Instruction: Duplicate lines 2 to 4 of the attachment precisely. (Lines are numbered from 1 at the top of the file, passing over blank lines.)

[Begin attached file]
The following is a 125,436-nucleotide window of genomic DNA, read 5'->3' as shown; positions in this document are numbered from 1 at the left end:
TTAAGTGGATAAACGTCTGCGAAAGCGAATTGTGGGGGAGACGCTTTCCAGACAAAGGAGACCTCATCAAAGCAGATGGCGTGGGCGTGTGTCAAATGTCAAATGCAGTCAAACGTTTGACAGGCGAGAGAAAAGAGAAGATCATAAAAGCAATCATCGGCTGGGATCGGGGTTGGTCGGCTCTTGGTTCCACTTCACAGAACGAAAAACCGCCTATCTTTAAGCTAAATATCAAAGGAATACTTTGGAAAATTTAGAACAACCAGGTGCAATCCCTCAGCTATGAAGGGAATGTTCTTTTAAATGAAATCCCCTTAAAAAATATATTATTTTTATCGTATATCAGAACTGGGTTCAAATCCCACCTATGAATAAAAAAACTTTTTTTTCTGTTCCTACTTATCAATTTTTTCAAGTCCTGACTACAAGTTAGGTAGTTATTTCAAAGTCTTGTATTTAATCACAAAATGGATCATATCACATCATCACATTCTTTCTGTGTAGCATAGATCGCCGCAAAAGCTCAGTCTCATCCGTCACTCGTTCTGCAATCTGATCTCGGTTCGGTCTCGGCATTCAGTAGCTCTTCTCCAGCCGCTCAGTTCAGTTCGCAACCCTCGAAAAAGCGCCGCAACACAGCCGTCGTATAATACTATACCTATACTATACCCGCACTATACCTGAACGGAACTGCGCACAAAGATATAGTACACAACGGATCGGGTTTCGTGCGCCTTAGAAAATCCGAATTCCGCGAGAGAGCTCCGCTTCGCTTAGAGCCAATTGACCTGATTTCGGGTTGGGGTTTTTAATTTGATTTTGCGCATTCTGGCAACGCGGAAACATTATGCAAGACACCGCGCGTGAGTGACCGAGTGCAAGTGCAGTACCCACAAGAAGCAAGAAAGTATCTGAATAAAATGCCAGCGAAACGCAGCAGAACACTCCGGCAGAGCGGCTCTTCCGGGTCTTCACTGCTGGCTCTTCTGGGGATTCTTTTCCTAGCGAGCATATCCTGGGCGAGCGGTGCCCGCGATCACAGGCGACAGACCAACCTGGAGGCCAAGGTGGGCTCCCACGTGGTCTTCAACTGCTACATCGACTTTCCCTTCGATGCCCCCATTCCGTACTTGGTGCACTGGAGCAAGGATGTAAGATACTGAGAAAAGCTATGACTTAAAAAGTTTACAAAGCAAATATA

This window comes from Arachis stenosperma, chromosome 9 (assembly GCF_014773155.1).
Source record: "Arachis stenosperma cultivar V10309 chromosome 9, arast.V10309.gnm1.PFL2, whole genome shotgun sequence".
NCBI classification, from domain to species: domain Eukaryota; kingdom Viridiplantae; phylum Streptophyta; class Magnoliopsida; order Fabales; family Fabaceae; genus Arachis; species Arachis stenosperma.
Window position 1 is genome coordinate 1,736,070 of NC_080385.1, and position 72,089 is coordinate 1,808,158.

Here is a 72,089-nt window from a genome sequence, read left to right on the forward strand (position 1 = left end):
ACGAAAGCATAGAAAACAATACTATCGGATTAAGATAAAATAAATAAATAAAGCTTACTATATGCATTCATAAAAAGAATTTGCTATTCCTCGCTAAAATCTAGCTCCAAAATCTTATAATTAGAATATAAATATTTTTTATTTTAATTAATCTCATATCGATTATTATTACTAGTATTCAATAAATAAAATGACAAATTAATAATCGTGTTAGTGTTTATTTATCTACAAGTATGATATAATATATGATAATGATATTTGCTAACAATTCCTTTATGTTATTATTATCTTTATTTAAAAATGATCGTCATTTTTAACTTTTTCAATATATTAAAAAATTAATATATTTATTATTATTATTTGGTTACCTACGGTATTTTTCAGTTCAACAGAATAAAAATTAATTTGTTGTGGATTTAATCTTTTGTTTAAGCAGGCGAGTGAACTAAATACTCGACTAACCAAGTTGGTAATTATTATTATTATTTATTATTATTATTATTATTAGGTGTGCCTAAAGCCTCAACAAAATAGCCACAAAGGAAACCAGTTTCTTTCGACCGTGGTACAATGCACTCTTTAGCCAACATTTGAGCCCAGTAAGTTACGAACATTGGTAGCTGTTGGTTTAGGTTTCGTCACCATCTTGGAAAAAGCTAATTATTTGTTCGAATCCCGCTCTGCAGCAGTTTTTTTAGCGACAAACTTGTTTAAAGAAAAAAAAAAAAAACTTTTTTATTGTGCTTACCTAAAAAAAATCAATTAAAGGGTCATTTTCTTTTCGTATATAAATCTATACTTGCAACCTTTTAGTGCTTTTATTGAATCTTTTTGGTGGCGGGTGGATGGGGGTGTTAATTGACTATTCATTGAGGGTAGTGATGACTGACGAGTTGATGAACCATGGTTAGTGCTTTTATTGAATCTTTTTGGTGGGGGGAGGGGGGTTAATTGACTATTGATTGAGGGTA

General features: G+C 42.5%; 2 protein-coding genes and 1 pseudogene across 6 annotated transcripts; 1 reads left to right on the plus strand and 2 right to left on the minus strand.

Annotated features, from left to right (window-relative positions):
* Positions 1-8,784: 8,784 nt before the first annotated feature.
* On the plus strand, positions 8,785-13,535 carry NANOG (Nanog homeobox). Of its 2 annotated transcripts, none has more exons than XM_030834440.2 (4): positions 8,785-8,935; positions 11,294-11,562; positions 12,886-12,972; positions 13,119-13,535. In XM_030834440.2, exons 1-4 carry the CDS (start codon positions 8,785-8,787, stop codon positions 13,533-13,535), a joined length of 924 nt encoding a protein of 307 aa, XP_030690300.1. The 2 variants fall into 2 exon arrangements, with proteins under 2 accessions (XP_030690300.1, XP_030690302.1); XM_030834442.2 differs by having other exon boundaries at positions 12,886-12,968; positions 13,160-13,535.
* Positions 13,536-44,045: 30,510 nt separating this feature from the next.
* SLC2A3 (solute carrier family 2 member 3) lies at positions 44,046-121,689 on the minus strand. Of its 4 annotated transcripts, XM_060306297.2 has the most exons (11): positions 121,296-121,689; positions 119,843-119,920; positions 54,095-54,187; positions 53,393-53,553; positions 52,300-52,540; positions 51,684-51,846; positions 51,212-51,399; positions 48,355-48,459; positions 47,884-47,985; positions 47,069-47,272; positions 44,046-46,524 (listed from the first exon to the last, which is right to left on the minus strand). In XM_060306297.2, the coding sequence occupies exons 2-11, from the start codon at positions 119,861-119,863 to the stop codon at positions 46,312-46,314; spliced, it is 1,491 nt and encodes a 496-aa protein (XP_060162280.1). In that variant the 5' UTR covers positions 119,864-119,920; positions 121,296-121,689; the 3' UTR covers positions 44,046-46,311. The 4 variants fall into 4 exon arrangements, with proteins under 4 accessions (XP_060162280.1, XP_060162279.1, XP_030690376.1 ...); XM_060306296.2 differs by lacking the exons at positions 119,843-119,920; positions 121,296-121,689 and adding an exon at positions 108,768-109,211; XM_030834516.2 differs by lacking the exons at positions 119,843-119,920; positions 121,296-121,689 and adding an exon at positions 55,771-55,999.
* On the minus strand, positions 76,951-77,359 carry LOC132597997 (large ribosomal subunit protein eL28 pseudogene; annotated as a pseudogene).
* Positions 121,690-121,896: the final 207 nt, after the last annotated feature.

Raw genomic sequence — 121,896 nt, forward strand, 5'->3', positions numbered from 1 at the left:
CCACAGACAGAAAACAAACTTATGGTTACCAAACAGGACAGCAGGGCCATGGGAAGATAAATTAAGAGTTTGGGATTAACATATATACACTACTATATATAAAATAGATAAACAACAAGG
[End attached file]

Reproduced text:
TTAAGTGGATAAACGTCTGCGAAAGCGAATTGTGGGGGAGACGCTTTCCAGACAAAGGAGACCTCATCAAAGCAGATGGCGTGGGCGTGTGTCAAATGTCAAATGCAGTCAAACGTTTGACAGGCGAGAGAAAAGAGAAGATCATAAAAGCAATCATCGGCTGGGATCGGGGTTGGTCGGCTCTTGGTTCCACTTCACAGAACGAAAAACCGCCTATCTTTAAGCTAAATATCAAAGGAATACTTTGGAAAATTTAGAACAACCAGGTGCAATCCCTCAGCTATGAAGGGAATGTTCTTTTAAATGAAATCCCCTTAAAAAATATATTATTTTTATCGTATATCAGAACTGGGTTCAAATCCCACCTATGAATAAAAAAACTTTTTTTTCTGTTCCTACTTATCAATTTTTTCAAGTCCTGACTACAAGTTAGGTAGTTATTTCAAAGTCTTGTATTTAATCACAAAATGGATCATATCACATCATCACATTCTTTCTGTGTAGCATAGATCGCCGCAAAAGCTCAGTCTCATCCGTCACTCGTTCTGCAATCTGATCTCGGTTCGGTCTCGGCATTCAGTAGCTCTTCTCCAGCCGCTCAGTTCAGTTCGCAACCCTCGAAAAAGCGCCGCAACACAGCCGTCGTATAATACTATACCTATACTATACCCGCACTATACCTGAACGGAACTGCGCACAAAGATATAGTACACAACGGATCGGGTTTCGTGCGCCTTAGAAAATCCGAATTCCGCGAGAGAGCTCCGCTTCGCTTAGAGCCAATTGACCTGATTTCGGGTTGGGGTTTTTAATTTGATTTTGCGCATTCTGGCAACGCGGAAACATTATGCAAGACACCGCGCGTGAGTGACCGAGTGCAAGTGCAGTACCCACAAGAAGCAAGAAAGTATCTGAATAAAATGCCAGCGAAACGCAGCAGAACACTCCGGCAGAGCGGCTCTTCCGGGTCTTCACTGCTGGCTCTTCTGGGGATTCTTTTCCTAGCGAGCATATCCTGGGCGAGCGGTGCCCGCGATCACAGGCGACAGACCAACCTGGAGGCCAAGGTGGGCTCCCACGTGGTCTTCAACTGCTACATCGACTTTCCCTTCGATGCCCCCATTCCGTACTTGGTGCACTGGAGCAAGGATGTAAGATACTGAGAAAAGCTATGACTTAAAAAGTTTACAAAGCAAATATA

This window comes from Arachis stenosperma, chromosome 9 (assembly GCF_014773155.1).
Source record: "Arachis stenosperma cultivar V10309 chromosome 9, arast.V10309.gnm1.PFL2, whole genome shotgun sequence".